Consequences of Spending

July 27, 2012

Americans have grown increasingly knowledgeable – and increasingly concerned – about the government’s recent explosion of spending and debt. Americans also have begun to understand there really is no “free lunch.” Washington’s fiscal recklessness has consequences, and these consequences grow exponentially worse with every day policymakers fail to get our nation’s fiscal house in order.

Higher Taxes, Higher Cost of Living

No government money is free money. Every dollar the government spends must be taken from the private sector through taxation, inflation, or borrowing. Right now, the government is financing its overspending through borrowing and incurring debt that will have negative consequences.

  • As the national debt grows out of control, policymakers contemplate major tax hikes and increasing the money supply to pay our debt with less valuable money.
  • Tax increases hamper economic recovery and hinder prospects of future growth.
  • Increasing the money supply leads to higher prices and makes American families’ savings less valuable.

America’s Credit Score

On August 5, 2011, the U.S. was downgraded for the first time in history to an AA+ rating by Standard & Poor’s (S&P’s), signaling that the U.S. Treasury is no longer one of the world’s safest investments.1 Recently, S&P’s has affirmed this decision, citing the political divide in Washington and the inability of lawmakers to make any serious headway in addressing America’s debt burden.2 To make matters worse, the S&P’s has threatened to downgrade our credit rating again, should Washington fail to reach compromise on taxes and entitlement spending by the end of this year3. Even so, Washington still continues to spend under a heavy debt burden and heavy financial obligations.

As Congress struggles to balance the budget and manage out-of-control debt levels, America must compete with other nations to borrow money. Because of the increased risks associated with buying U.S. debt, investors would likely require a higher interest rate. This could eventually push U.S. interest payments higher and worsen the country’s debt situation.

Dampened Economic Growth, Fewer Job Opportunities

High government spending can hurt the economy. Why? Government spending crowds out spending by the private sector. Each dollar spent by government – whether local, state or federal – is a dollar that has to be raised by taxing the private sector. Furthermore, higher unemployment increases families’ uncertainty about future disposable income, causing the economy to slow down.

Less Flexibility

Over the next 10 years, interest payments and mandatory spending (such as Medicare, Social Security, and Medicaid) will consume more than 76 percent of projected federal revenues, or 76 cents out of every dollar collected in taxes4.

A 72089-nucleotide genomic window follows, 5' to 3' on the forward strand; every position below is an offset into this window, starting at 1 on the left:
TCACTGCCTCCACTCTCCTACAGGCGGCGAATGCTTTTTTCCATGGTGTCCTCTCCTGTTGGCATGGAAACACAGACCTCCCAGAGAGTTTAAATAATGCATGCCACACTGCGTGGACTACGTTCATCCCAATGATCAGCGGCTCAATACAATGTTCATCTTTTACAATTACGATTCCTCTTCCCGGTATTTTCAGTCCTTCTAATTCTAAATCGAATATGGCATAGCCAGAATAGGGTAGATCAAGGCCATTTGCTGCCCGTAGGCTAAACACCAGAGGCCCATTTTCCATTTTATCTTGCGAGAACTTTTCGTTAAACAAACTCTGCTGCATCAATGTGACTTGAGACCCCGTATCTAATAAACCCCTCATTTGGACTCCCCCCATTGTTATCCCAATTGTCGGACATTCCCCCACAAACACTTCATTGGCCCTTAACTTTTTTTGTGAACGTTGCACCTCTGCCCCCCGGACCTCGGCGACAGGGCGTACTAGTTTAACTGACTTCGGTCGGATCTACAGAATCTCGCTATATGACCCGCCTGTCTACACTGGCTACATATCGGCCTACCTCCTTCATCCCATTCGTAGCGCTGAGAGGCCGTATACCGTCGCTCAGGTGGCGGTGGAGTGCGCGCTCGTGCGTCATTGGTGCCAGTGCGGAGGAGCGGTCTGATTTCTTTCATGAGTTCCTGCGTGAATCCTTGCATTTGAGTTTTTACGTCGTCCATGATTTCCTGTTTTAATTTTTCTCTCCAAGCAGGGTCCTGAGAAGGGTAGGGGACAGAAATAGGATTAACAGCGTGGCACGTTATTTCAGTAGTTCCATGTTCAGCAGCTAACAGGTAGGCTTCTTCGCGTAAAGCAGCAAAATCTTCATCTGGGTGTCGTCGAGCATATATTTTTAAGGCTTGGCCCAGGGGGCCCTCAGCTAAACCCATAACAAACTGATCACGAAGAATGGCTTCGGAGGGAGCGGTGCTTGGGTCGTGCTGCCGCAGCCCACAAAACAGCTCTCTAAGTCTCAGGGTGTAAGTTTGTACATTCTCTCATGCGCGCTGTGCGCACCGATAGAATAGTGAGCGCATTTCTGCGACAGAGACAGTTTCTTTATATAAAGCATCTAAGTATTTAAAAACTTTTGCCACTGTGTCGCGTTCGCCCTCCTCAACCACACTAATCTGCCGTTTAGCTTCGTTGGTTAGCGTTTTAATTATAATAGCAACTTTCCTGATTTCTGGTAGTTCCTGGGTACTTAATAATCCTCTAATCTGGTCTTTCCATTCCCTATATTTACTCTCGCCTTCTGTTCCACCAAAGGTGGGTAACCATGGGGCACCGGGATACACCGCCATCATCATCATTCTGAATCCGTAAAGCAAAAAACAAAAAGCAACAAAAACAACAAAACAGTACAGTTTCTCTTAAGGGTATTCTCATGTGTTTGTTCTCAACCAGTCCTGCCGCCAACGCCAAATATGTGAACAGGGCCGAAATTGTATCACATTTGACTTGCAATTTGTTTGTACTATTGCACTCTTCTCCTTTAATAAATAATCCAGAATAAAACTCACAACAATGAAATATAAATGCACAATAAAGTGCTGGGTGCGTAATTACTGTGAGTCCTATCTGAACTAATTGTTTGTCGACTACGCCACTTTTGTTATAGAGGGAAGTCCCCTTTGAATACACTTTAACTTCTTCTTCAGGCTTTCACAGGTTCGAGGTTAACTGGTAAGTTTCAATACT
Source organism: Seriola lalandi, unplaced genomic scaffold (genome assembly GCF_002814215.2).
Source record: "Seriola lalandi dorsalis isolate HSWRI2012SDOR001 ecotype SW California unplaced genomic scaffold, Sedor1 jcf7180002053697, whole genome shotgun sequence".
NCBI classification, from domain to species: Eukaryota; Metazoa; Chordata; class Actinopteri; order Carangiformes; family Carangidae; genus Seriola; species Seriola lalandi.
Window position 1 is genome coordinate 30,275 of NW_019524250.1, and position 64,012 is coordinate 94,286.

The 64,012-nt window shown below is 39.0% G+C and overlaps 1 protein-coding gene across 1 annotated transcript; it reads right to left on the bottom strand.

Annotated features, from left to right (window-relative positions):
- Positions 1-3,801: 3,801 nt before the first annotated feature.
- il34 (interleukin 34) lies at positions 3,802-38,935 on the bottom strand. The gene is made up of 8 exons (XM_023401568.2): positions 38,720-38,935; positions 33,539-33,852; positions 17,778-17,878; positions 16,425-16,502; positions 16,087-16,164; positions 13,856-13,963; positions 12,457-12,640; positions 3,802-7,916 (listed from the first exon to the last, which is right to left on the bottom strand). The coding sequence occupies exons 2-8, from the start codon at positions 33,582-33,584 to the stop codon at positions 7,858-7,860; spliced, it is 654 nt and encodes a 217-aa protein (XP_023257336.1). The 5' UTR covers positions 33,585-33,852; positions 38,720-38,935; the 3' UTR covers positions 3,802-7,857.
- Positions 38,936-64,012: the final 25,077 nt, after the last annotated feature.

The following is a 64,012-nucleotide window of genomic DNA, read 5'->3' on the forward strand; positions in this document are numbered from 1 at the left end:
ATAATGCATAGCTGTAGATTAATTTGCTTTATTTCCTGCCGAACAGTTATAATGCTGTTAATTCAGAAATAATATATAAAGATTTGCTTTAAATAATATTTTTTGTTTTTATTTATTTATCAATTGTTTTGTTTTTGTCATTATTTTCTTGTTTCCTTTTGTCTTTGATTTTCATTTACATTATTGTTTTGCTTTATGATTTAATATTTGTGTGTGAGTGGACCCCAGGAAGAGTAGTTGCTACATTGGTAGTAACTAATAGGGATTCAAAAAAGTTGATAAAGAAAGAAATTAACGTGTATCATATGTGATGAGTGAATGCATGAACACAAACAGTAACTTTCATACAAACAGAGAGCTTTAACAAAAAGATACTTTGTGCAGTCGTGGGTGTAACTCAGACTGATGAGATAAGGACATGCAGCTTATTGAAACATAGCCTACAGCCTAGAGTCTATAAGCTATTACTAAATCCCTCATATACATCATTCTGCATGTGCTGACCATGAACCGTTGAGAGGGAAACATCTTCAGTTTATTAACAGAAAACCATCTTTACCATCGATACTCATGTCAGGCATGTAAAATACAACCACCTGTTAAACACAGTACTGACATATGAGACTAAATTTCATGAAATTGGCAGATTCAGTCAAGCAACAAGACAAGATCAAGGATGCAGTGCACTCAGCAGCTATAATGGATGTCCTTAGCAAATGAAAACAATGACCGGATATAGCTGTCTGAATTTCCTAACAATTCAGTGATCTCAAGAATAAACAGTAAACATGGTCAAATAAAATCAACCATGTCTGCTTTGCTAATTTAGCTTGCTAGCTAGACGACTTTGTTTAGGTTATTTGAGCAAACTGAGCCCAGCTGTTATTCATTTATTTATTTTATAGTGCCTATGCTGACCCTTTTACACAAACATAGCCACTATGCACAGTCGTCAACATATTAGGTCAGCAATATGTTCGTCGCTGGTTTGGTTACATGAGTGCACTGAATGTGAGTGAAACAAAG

• This means less tax revenue will be left to fund all other government functions: from providing for defense and homeland security to education and the environment. Any additional spending will be done with borrowed money.
  • If nothing is done to address our underfunded entitlement programs, the programs’ beneficiaries, taxpayers, and our nation’s security will pay a price.

Crushing Burden on Future Generations

Between 2013 and 2022 interest payments on the debt, adjusted for inflation, will more than double – spiking from $233 billion to $604 billion.5

  • When more of our money goes to pay interest on our debt, there is less money available to spend on other priorities. This is true for the government since a growing portion of the federal budget will be spent on interest payments and also for the economy overall since more resources will be eaten up by interest.
  • When government controls more of our economy and resources, the productive job-creating sectors are crowded out. Over the long run, this weakens our economy and threatens the financial stability of American families.

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  1. The Washington Post. “S&P downgrades U.S. credit rating for the first time.” August 5th, 2011. rating/2011/08/05/gIQAqKeIxI_story.html
  2. CBS News. “S&P affirms reduced U.S. credit rating.” June 8th, 2012. 57449868/s-p-affirms-reduced-u.s-credit-rating/?tag=contentMain;contentBody
  3. The Washington Times. Debt fight poses new risk to U.S. credit rating. June 14, 2012.
  4. Figure found by dividing the total net interest and mandatory spending of Fiscal Years 2013-2022 by total revenue of the same years. Congressional Budget Office. Updated Budget Projections: Fiscal Years 2012-2022. March 2012.
  5. Congressional Budget Office. Updated Budget Projections: Fiscal Years 2012-2022. March 2012.

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